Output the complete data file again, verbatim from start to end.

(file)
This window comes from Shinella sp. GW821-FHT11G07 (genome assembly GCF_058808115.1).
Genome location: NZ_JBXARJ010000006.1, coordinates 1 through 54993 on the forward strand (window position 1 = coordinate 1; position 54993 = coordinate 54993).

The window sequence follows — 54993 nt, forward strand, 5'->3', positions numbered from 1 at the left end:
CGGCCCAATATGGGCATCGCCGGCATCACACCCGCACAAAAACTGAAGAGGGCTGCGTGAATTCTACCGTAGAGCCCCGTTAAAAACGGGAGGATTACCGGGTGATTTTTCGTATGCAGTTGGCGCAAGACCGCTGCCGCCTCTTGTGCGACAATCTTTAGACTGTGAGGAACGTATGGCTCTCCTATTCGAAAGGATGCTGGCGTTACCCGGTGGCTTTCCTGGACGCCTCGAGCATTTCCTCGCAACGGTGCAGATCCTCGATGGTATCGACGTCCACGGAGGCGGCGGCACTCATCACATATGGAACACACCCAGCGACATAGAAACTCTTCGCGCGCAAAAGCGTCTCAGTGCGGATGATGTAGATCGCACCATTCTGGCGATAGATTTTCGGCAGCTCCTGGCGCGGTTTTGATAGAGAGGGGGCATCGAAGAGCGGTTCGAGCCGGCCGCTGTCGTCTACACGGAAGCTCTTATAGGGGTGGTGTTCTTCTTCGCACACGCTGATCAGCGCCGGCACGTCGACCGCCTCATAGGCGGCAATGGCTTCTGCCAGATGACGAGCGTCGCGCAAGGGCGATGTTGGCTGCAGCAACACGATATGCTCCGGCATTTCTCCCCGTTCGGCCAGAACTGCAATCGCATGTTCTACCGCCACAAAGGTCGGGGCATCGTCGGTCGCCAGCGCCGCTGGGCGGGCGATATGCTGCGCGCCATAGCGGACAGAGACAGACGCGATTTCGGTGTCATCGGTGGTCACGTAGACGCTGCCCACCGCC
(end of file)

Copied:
This window comes from Shinella sp. GW821-FHT11G07 (genome assembly GCF_058808115.1).
Genome location: NZ_JBXARJ010000006.1, coordinates 1 through 54993 on the forward strand (window position 1 = coordinate 1; position 54993 = coordinate 54993).

The window sequence follows — 54993 nt, forward strand, 5'->3', positions numbered from 1 at the left end:
CGGCCCAATATGGGCATCGCCGGCATCACACCCGCACAAAAACTGAAGAGGGCTGCGTGAATTCTACCGTAGAGCCCCGTTAAAAACGGGAGGATTACCGGGTGATTTTTCGTATGCAGTTGGCGCAAGACCGCTGCCGCCTCTTGTGCGACAATCTTTAGACTGTGAGGAACGTATGGCTCTCCTATTCGAAAGGATGCTGGCGTTACCCGGTGGCTTTCCTGGACGCCTCGAGCATTTCCTCGCAACGGTGCAGATCCTCGATGGTATCGACGTCCACGGAGGCGGCGGCACTCATCACATATGGAACACACCCAGCGACATAGAAACTCTTCGCGCGCAAAAGCGTCTCAGTGCGGATGATGTAGATCGCACCATTCTGGCGATAGATTTTCGGCAGCTCCTGGCGCGGTTTTGATAGAGAGGGGGCATCGAAGAGCGGTTCGAGCCGGCCGCTGTCGTCTACACGGAAGCTCTTATAGGGGTGGTGTTCTTCTTCGCACACGCTGATCAGCGCCGGCACGTCGACCGCCTCATAGGCGGCAATGGCTTCTGCCAGATGACGAGCGTCGCGCAAGGGCGATGTTGGCTGCAGCAACACGATATGCTCCGGCATTTCTCCCCGTTCGGCCAGAACTGCAATCGCATGTTCTACCGCCACAAAGGTCGGGGCATCGTCGGTCGCCAGCGCCGCTGGGCGGGCGATATGCTGCGCGCCATAGCGGACAGAGACAGACGCGATTTCGGTGTCATCGGTGGTCACGTAGACGCTGCCCACCGCC